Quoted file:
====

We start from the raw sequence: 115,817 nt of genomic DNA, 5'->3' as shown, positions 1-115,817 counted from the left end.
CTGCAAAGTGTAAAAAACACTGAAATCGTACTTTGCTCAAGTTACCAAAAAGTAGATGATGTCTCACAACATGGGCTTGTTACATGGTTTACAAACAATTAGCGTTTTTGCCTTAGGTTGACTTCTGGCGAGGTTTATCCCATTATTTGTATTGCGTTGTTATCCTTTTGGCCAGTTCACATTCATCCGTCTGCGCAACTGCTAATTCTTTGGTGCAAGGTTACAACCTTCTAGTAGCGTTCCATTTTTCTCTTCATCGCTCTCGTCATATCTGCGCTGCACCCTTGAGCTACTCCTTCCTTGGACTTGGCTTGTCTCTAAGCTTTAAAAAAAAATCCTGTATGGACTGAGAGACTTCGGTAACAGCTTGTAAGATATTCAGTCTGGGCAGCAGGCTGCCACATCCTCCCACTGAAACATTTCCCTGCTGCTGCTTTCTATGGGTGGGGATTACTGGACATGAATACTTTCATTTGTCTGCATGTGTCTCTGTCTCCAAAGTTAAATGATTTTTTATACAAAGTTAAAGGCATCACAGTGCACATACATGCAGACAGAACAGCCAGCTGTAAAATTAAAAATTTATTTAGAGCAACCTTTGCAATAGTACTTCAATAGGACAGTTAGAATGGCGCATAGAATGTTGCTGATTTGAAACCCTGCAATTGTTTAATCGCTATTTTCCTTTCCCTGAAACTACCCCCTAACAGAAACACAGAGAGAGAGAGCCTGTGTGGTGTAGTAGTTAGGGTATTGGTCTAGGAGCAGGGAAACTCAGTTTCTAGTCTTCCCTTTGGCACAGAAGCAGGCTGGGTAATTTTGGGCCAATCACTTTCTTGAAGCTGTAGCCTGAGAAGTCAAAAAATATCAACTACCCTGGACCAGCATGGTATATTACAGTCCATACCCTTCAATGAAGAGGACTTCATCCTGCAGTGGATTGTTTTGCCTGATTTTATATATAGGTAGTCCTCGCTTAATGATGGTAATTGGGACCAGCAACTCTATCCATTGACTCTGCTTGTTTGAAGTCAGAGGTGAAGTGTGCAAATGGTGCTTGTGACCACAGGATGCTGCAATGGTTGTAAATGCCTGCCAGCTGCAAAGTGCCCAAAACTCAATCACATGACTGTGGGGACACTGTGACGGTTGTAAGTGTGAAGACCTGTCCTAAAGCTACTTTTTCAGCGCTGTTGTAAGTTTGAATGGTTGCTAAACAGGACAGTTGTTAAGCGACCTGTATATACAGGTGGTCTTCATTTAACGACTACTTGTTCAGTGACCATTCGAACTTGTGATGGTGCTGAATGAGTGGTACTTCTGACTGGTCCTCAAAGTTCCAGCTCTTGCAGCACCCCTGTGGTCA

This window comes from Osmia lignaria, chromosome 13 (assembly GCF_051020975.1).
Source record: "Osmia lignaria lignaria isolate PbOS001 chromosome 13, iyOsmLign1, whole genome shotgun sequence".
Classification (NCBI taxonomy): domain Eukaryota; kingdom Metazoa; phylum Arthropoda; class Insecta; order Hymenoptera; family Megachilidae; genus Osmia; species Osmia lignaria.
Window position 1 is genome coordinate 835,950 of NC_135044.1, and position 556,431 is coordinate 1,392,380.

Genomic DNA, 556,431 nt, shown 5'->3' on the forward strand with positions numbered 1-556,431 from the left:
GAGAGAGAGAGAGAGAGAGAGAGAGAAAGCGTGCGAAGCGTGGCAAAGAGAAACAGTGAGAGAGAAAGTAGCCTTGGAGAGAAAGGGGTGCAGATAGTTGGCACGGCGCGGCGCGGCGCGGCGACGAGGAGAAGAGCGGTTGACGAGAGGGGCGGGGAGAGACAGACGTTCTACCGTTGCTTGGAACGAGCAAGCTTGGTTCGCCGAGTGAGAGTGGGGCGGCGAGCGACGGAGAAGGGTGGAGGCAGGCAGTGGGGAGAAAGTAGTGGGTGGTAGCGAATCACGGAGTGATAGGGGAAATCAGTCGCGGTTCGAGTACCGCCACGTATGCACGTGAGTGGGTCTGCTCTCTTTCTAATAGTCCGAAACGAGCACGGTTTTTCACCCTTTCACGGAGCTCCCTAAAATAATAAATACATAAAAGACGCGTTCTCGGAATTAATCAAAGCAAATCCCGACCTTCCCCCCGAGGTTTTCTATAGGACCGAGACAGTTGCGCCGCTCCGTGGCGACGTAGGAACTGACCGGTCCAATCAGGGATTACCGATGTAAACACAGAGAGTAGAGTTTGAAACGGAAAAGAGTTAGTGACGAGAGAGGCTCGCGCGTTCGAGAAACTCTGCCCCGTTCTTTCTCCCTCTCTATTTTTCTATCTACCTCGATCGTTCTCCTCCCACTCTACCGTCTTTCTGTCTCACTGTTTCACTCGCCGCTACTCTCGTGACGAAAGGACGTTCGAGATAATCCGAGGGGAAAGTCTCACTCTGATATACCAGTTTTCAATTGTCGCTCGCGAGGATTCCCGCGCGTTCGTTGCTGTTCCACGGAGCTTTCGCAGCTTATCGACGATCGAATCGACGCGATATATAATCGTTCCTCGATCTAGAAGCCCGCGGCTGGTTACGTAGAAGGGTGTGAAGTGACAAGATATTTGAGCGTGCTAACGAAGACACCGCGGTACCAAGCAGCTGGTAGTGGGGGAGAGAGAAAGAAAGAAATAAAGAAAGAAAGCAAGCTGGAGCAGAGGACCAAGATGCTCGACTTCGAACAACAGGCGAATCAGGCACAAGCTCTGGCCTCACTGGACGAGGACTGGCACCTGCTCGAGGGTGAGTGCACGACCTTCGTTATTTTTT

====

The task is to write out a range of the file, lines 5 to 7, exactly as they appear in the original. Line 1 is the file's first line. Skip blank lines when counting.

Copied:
Classification (NCBI taxonomy): domain Eukaryota; kingdom Metazoa; phylum Arthropoda; class Insecta; order Hymenoptera; family Megachilidae; genus Osmia; species Osmia lignaria.
Window position 1 is genome coordinate 835,950 of NC_135044.1, and position 556,431 is coordinate 1,392,380.

Genomic DNA, 556,431 nt, shown 5'->3' on the forward strand with positions numbered 1-556,431 from the left: